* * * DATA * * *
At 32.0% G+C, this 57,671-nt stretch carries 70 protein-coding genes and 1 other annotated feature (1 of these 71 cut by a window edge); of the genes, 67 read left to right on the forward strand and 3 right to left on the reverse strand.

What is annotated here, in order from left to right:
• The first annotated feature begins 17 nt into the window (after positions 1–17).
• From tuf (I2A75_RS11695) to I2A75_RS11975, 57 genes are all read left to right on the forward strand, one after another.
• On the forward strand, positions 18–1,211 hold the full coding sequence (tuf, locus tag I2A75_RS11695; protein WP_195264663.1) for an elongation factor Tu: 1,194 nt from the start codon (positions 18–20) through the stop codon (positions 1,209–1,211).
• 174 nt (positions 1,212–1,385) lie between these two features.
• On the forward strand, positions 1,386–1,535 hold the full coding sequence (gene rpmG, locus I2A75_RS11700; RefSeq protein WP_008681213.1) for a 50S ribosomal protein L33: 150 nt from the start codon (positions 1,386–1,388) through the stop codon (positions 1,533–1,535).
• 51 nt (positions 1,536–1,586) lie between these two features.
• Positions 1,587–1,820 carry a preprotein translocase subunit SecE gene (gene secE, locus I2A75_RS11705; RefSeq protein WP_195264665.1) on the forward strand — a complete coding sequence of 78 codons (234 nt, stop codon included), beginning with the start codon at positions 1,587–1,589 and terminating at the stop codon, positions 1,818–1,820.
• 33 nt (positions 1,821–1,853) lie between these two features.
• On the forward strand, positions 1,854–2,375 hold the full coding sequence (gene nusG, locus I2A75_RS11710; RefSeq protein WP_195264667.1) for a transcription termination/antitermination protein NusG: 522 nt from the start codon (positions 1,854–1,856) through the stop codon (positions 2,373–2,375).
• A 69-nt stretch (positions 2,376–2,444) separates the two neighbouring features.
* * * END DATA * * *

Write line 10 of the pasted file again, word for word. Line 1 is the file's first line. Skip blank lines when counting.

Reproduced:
• 33 nt (positions 1,821–1,853) lie between these two features.